After a bit we went our separate ways, as I had to get on the freeway up to Port St. Lucie. But before I left, he gave me two cds — the Cowboy Junkies’ “Pale Sun and Crescent Moon,” and an album called “Discount Fireworks” by a group called Over the Rhine, which, while they’re from Ohio too, I’ve never heard of (Gator was going to see them live that night).  He also gave me two books: a collection of criticism he edited about both the novel and the movie “No Country for Old Men” — Gator is more or less our nation’s foremost Cormac McCarthy expert — and a book called “Liberty Street: Encounters at Ground Zero” by Peter Josyph, who happens to be a friend of Gator’s.  I look forward to reading them both.

Two lessons here. First, it’s really awesome meeting readers, so maybe we’ll have to do some HBT meet-ups at some point. Second, while the awesomeness of meeting readers doesn’t depend on them giving me gifts, I ain’t gonna sneeze at ’em either.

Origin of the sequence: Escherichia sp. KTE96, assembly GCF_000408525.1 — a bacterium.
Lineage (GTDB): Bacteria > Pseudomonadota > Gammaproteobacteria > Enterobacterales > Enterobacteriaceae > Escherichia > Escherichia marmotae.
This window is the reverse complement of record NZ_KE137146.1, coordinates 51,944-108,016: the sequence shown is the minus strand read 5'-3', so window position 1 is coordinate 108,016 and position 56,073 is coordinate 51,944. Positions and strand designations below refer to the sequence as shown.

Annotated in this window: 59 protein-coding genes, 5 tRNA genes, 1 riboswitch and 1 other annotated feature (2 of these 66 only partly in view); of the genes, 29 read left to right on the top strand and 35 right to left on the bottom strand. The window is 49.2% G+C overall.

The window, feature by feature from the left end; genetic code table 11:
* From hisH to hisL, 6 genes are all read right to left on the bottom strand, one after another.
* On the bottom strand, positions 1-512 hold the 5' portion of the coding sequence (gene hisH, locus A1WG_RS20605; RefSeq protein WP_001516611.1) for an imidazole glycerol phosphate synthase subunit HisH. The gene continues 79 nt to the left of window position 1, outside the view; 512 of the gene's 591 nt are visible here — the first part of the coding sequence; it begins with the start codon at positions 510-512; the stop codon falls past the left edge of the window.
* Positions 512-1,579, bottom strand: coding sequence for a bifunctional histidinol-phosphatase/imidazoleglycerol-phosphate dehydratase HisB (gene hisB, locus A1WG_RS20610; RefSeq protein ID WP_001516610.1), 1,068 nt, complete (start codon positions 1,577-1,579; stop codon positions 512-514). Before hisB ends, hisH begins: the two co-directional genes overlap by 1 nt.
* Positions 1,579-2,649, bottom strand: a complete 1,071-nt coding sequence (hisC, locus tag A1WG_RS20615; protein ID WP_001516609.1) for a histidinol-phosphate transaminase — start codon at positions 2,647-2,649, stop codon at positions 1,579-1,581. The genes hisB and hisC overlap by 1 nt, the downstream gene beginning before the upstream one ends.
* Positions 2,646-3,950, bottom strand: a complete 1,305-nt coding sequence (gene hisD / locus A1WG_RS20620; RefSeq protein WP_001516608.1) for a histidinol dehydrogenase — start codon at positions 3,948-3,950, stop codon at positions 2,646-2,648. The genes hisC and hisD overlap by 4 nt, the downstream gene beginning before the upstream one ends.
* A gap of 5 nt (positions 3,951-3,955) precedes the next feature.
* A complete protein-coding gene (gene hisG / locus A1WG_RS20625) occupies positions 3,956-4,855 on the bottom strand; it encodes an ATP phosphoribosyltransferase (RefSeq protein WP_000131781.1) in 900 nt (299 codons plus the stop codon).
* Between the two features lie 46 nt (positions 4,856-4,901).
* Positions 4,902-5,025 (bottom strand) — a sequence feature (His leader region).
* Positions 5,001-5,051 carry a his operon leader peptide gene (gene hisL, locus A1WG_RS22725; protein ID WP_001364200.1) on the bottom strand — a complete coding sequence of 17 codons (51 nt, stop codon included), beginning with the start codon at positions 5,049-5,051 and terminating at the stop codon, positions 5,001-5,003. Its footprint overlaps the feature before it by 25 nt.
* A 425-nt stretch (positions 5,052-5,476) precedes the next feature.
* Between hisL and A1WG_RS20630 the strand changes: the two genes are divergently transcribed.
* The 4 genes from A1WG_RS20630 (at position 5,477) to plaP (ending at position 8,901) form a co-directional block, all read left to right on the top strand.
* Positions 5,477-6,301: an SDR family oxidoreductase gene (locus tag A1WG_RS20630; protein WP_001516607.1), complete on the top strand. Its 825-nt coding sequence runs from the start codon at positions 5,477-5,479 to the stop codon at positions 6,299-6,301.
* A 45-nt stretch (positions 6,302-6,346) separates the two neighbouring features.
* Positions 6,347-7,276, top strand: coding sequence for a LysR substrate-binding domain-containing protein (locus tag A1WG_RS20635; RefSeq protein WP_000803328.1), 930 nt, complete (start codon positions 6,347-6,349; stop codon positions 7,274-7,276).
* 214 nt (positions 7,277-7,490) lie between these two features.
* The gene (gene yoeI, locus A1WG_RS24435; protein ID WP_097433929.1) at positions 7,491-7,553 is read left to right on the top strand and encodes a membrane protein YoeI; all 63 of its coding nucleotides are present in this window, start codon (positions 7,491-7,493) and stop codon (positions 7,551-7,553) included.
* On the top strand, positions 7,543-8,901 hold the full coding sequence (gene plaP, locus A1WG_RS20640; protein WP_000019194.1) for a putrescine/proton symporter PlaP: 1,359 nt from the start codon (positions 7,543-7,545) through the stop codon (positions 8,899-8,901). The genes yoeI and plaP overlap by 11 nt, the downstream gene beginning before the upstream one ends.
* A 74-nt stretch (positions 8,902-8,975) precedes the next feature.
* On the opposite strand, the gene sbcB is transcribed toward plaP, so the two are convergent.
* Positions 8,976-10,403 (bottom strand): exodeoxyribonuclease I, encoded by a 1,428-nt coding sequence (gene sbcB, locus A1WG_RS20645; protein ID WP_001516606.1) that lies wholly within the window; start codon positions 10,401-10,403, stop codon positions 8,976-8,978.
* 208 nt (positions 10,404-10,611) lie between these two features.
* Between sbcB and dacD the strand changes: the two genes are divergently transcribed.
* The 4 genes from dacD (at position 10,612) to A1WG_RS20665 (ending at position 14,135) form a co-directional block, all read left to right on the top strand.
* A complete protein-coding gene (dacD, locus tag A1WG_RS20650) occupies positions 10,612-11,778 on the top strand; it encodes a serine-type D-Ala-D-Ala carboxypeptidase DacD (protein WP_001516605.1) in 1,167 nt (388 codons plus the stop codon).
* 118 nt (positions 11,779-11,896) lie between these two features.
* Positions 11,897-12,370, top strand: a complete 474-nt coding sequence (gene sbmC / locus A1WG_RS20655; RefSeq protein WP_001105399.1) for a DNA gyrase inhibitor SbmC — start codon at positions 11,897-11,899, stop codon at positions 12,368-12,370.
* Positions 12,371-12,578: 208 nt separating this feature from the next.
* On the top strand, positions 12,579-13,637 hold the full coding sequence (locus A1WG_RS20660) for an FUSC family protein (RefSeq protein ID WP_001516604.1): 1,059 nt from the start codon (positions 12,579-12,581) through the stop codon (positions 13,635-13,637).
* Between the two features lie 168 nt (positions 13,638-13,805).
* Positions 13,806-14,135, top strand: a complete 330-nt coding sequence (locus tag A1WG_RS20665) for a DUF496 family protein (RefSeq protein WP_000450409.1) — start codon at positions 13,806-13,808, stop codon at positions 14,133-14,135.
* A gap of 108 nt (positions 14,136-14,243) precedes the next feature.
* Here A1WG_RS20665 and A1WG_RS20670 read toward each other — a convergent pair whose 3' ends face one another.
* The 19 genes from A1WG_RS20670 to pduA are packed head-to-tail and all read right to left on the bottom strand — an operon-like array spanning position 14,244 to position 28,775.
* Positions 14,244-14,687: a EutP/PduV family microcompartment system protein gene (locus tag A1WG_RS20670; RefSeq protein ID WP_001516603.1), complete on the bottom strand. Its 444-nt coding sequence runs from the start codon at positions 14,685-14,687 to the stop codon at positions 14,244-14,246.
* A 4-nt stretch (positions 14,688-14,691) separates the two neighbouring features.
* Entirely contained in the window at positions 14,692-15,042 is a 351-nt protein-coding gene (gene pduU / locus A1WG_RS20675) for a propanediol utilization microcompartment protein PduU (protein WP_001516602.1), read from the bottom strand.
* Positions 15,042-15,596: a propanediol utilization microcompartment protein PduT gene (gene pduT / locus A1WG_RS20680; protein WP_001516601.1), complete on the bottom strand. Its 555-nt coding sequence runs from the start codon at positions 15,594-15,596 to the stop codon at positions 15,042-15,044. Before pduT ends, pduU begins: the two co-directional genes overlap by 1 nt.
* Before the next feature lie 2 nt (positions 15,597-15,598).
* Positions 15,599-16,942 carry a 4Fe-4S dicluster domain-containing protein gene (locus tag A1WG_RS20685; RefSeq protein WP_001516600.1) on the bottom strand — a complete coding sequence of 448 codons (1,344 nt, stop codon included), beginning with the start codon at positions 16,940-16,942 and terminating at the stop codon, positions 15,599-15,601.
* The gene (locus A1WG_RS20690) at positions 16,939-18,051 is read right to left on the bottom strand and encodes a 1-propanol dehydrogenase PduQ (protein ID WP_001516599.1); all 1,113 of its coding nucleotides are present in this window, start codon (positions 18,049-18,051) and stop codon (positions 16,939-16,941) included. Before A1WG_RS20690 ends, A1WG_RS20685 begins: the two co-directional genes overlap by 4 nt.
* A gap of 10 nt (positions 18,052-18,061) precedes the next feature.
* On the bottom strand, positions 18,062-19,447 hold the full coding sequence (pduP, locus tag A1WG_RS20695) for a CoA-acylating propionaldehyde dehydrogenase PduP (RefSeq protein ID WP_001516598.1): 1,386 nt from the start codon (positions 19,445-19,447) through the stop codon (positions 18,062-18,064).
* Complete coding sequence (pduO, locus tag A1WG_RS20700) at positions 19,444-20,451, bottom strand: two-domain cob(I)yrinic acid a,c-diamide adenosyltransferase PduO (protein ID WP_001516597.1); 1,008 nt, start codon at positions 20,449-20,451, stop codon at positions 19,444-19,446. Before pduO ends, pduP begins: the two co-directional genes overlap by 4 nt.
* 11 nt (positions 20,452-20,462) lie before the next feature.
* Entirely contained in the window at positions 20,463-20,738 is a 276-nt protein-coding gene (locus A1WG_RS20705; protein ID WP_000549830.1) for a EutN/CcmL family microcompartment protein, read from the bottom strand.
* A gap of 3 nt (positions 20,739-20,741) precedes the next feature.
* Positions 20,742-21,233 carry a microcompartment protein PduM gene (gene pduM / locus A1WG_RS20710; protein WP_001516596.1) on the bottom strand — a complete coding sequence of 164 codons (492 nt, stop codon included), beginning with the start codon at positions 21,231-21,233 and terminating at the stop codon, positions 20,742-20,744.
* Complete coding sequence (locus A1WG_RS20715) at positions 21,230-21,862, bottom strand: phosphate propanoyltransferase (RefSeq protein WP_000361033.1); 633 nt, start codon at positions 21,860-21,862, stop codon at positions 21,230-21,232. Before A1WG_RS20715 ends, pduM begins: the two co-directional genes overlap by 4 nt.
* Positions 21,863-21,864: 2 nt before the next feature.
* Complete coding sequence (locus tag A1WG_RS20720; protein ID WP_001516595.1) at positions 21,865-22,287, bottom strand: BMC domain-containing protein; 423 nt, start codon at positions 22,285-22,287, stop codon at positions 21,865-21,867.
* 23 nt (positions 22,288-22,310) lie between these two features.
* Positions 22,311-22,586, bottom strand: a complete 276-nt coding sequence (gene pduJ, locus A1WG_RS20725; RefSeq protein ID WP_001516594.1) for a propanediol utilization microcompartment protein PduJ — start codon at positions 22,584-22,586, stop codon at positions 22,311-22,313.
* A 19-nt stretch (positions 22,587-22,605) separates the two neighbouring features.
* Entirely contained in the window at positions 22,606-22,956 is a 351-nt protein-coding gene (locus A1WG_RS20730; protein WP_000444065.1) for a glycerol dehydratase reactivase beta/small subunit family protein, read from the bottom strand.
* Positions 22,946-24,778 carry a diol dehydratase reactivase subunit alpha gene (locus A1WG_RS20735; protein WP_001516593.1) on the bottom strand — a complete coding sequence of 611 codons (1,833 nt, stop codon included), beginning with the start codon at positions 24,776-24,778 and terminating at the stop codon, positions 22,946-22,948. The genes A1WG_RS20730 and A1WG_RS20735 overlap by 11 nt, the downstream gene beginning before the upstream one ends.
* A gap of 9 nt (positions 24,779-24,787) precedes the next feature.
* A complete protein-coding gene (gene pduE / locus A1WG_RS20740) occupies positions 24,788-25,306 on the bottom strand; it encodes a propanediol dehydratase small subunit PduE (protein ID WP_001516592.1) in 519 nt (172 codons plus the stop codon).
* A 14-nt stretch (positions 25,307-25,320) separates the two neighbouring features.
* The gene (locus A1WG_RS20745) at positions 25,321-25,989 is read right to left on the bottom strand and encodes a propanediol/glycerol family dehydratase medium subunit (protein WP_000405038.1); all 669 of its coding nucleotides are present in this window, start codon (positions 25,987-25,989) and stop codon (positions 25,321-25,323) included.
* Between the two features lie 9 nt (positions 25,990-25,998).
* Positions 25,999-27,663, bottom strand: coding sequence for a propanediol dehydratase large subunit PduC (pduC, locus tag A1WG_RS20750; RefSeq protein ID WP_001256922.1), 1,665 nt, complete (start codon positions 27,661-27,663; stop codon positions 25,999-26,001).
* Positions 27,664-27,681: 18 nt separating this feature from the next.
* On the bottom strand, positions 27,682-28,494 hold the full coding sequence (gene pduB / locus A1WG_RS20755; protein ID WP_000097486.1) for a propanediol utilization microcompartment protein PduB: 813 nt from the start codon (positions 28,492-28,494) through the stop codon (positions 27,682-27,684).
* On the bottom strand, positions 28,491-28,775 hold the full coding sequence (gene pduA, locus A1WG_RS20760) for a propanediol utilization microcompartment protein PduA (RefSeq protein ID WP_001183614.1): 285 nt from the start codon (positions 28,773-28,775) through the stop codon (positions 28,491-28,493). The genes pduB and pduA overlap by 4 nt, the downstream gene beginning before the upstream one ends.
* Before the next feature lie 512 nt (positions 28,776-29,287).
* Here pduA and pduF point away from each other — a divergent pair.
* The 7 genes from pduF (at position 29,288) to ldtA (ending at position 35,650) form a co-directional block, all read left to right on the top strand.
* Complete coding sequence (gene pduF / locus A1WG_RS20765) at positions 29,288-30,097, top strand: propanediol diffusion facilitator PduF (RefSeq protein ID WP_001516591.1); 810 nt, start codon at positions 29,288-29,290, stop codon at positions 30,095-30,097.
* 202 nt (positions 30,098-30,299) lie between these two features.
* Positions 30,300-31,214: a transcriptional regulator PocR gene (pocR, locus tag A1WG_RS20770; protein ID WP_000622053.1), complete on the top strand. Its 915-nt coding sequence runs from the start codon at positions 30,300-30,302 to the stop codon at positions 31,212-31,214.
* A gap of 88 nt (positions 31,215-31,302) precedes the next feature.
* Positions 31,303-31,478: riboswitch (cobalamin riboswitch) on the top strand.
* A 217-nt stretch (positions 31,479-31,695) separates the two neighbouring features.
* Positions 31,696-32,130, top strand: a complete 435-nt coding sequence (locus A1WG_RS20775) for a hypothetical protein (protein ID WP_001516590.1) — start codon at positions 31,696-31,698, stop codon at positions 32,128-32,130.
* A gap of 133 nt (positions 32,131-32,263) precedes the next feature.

With that my spring training dispatches are done for the day. Aaron and the guys will be checking in with other baseball news as usual, of course, but I have to get on the road to Fort Meyers, where I’ll be catching the Twins on Tuesday and the Red Sox on Wednesday.

Later Gators. 

Report: Padres working on trading Andrew Cashner

ST. LOUIS, MO - JULY 21: Starter Derek Norris #3 of the San Diego Padres pitches against the St. Louis Cardinals in the first inning at Busch Stadium on July 21, 2016 in St. Louis, Missouri.  (Photo by Dilip Vishwanat/Getty Images)
Dilip Vishwanat/Getty Images